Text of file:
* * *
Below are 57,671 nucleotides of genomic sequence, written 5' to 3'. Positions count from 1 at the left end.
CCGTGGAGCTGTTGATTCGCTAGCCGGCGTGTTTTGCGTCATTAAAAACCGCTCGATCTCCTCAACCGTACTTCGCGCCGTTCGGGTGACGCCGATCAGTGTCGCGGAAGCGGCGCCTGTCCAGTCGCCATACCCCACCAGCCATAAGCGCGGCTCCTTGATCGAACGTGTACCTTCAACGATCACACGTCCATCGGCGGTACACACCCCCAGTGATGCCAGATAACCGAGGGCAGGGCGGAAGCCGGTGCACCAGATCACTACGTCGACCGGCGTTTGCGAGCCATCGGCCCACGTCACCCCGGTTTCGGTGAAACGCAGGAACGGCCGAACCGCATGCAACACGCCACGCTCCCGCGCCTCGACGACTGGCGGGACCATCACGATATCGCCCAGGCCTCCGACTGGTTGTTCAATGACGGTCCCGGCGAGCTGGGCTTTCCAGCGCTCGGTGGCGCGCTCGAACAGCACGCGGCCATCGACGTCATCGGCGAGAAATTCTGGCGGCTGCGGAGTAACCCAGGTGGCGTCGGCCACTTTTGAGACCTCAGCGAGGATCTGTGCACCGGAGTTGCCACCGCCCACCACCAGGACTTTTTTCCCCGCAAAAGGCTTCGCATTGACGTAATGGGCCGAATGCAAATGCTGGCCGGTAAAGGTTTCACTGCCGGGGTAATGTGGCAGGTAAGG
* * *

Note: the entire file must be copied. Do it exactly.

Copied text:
Below are 57,671 nucleotides of genomic sequence, written 5' to 3'. Positions count from 1 at the left end.
CCGTGGAGCTGTTGATTCGCTAGCCGGCGTGTTTTGCGTCATTAAAAACCGCTCGATCTCCTCAACCGTACTTCGCGCCGTTCGGGTGACGCCGATCAGTGTCGCGGAAGCGGCGCCTGTCCAGTCGCCATACCCCACCAGCCATAAGCGCGGCTCCTTGATCGAACGTGTACCTTCAACGATCACACGTCCATCGGCGGTACACACCCCCAGTGATGCCAGATAACCGAGGGCAGGGCGGAAGCCGGTGCACCAGATCACTACGTCGACCGGCGTTTGCGAGCCATCGGCCCACGTCACCCCGGTTTCGGTGAAACGCAGGAACGGCCGAACCGCATGCAACACGCCACGCTCCCGCGCCTCGACGACTGGCGGGACCATCACGATATCGCCCAGGCCTCCGACTGGTTGTTCAATGACGGTCCCGGCGAGCTGGGCTTTCCAGCGCTCGGTGGCGCGCTCGAACAGCACGCGGCCATCGACGTCATCGGCGAGAAATTCTGGCGGCTGCGGAGTAACCCAGGTGGCGTCGGCCACTTTTGAGACCTCAGCGAGGATCTGTGCACCGGAGTTGCCACCGCCCACCACCAGGACTTTTTTCCCCGCAAAAGGCTTCGCATTGACGTAATGGGCCGAATGCAAATGCTGGCCGGTAAAGGTTTCACTGCCGGGGTAATGTGGCAGGTAAGG